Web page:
If you have ever used a cashpoint machine in a petrol station and been outraged at having to pay £1.75 to withdraw some money, Mark Mills is the man to blame. He got the idea of creating a string of privately owned cash machines after using one in a New York deli.
By 2006 the business he founded, Cardpoint, had more than 6,500 machines in petrol stations and shops in the UK, between them dispensing more than £500 million a month and generating a turnover of £98 million a year. Cashpoint machines were not the first time Mills had managed to turn an idea into a money-making venture. Indeed, his CV reads like a whirlwind tour of entrepreneurial enterprise.
He started his first business at 18, his second at 20, his third at 22, and his fourth at 25. Hardpoint was his fifth. He first discovered the desire to make money at the age of six when he started selling his friends bags of broken biscuits that his aunt brought home from the factory where she worked.
He says: ‘I couldn’t see the sense in giving something away if people were prepared to pay for it. I kept spotting opportunities and couldn’t understand why people didn’t fulfill them. Even as a child I could see that the more effort you put in, the more you got out.’
By the time Mills was 18, he was organizing parties in nightclubs, hiring a room for £100 and then charging £5 entry fee for up to 300 guests, making a profit of £1,400 in a single night. He left school at 18 just as BT was being privatized and decided there might be an opportunity to make money by selling new-style payphones, which gave pub owners a better profit margin than the old ones. He did well, but soon decided there was no long-term growth in a business that did not have any recurring revenue.
Mills’ next venture was to produce a booklet of dialing codes, but that led to a tussle with BT. Instead, he turned his attention to creating a referral system that would put insurance brokers in touch with local tradespeople. It was slow to take off, however, and so in 1997 Mills came up with his best idea yet – advertising on the side of postboxes. He says: ‘I phoned the Royal Mail who told me I was the 50,000th person to ring up and suggest it – and the answer was no.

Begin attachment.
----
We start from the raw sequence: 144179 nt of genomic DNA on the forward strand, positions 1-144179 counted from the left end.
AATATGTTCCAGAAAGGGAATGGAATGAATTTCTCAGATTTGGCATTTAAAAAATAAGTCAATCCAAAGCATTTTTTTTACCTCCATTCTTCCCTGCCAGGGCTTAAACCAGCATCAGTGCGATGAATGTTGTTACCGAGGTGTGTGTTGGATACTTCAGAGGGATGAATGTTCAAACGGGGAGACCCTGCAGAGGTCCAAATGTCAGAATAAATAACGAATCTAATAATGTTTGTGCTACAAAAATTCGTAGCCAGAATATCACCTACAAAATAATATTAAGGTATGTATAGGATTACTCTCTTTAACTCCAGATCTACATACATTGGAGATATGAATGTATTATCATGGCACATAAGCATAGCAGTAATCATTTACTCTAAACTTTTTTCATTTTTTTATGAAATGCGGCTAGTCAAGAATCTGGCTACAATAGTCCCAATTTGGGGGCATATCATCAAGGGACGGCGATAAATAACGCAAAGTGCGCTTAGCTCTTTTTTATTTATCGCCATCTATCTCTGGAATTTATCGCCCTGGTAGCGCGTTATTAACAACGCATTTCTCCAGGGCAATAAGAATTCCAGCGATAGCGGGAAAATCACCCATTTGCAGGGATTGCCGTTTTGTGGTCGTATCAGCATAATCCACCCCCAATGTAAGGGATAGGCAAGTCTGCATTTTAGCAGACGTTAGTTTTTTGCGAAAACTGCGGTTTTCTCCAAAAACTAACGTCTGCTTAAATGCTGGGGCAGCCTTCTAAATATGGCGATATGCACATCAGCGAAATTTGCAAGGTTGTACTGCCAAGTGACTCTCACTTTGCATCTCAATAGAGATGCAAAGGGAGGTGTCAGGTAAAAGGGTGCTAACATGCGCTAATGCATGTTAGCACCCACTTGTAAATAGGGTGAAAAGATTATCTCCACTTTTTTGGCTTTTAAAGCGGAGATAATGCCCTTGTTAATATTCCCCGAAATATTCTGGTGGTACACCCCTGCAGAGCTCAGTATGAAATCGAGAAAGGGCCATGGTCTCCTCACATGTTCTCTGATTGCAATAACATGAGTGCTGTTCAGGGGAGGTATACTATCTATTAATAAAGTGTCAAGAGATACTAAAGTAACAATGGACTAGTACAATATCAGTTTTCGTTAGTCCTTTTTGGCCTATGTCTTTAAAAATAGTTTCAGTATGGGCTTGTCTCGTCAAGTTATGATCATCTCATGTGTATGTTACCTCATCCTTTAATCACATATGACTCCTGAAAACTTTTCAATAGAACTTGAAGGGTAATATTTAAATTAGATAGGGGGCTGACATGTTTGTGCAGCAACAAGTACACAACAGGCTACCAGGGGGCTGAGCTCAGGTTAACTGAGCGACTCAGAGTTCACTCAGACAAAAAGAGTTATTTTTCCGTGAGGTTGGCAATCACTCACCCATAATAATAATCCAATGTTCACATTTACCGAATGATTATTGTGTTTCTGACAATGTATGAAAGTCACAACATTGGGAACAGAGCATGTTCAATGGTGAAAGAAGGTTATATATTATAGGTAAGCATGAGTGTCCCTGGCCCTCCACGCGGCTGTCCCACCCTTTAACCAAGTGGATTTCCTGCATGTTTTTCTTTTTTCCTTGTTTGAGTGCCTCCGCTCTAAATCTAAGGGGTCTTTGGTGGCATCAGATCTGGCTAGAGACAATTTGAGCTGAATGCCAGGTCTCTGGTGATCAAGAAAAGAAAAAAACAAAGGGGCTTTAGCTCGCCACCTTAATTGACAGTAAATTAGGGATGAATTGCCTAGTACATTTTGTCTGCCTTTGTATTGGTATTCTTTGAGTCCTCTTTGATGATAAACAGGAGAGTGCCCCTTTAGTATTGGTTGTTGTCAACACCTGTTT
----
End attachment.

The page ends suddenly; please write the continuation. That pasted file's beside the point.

But I decided there must be a way around it. I thought perhaps I could produce my own postbox and get the Royal Mail to do the collection from it.’ Unable to get a straight answer out from anyone, Mills enrolled for the first year of a law degree at night school so that he could use the law library and figure out if it could be done. He discovered a quirk in the Telecommunications Act that allowed someone to produce a private postbox, provided it had a lock bought from the Royal Mail, which was paid a fee to collect from it.
Mills quickly produced a prototype and then asked the big oil companies if they would be interested in having a postbox in their petrol stations. Nearly all said yes. Then he asked Nestlé, the food company if it would pay for advertising on the side of the boxes. It said yes too. There was just one problem. Having developed the business, Mills had no money left to put it into practice. He managed to get six postboxes installed before selling the business to the advertising group More O’FerrallAdshel, staying on as a consultant.
The secret of achieving success, he says, is having the confidence to take risks. He has a sign above his desk that says: ‘Failure cannot live with persistence.’ Now 38, he says: ‘You must not be afraid of failure. If you keep going and never give up then eventually you will turn it around. You just have to keep your nerve and keep your feet on the ground.’